Hapag-Lloyd upgrades earnings forecast amid strong market demand

Afif
Afif boxship; Image by: Hapag-Lloyd

German container shipping company Hapag-Lloyd has raised its earnings forecast amid better than expected business performance.

For the 2020 financial year, earnings before interest, taxes, depreciation and amortisation (EBITDA) of €2.6 to 2.7 billion, from the previously announced €2.4 to 2.6 billion. Earnings before interest and taxes (EBIT) were raised from EUR 1.1 to 1.3 billion to €1.25 to 1.35 billion.

Related Article

Posted: 4 months ago

Hapag-Lloyd raises 2020 forecast amid strong market

Categories:
  • Business & Finance
Posted: 4 months ago

Hapag-Lloyd said that the new EBIT range includes impairments of approximately €100 million, related to a planned optimisation of the vessel portfolio. The measures were not factored into the previous earnings forecast.

“In the fourth quarter, as well, market demand for container capacities has continued to be surprisingly strong and today we are deploying every available ship. Additionally, we are on track with the cost savings from our Performance Safeguarding Program. Given these circumstances, the results of the current financial year will exceed our previous forecasts,” said Rolf Habben Jansen, Chief Executive Officer of Hapag-Lloyd.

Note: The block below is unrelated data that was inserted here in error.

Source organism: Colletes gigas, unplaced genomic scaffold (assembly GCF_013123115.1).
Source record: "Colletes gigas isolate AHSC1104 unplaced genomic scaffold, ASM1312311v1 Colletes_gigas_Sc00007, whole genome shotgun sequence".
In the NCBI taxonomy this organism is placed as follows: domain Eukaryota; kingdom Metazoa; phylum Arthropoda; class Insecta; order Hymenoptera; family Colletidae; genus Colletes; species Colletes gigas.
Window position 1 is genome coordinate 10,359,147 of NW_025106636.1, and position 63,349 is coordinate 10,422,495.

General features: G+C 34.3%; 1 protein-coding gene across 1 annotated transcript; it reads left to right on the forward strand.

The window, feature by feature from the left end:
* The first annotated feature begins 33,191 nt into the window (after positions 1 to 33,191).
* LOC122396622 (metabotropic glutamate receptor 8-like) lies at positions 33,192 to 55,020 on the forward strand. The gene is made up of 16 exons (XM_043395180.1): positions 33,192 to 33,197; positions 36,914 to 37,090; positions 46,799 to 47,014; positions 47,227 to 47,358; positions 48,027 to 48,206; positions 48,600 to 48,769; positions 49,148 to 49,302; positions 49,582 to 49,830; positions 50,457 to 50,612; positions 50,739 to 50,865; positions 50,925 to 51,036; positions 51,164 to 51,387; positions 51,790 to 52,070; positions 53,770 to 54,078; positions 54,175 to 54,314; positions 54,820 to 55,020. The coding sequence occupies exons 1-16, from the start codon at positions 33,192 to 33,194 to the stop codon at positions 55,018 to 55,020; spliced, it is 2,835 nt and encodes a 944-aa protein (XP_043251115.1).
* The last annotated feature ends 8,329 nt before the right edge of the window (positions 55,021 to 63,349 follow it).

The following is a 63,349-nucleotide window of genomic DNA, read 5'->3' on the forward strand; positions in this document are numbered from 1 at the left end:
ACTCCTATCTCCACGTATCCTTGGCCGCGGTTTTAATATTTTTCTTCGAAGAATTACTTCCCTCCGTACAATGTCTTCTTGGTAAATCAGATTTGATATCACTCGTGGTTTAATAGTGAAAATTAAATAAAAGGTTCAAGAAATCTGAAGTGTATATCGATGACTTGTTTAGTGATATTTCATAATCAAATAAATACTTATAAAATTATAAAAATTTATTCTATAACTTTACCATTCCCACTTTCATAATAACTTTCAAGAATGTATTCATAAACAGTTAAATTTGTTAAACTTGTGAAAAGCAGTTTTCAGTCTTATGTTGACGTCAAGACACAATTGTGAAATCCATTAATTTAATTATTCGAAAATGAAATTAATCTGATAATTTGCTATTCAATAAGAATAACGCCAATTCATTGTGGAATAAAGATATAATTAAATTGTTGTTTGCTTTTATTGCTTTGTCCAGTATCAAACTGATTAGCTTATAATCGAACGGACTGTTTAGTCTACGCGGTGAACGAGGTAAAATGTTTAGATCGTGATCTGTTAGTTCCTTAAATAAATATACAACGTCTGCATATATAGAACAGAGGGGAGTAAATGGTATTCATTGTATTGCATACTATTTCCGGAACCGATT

“In light of the global pandemic, we will continue to keep a close eye on the safety and well-being of our employees as well as on our customers’ supply chains – but the continued implementation of our Strategy 2023 will also remain an integral part of our agenda.”

The company has a fleet of 234 modern container ships and a total transport capacity of 1.7 million TEU.

Moody’s changed the outlook from negative to stable for the container shipping sector amid improving market fundamentals and capacity management discipline among liner majors.

The container shipping sector is expected to sail in a stable operating environment in 2021 amid balanced supply and demand coupled with disciplined capacity management by carriers, low bunker prices and increasing freight rates.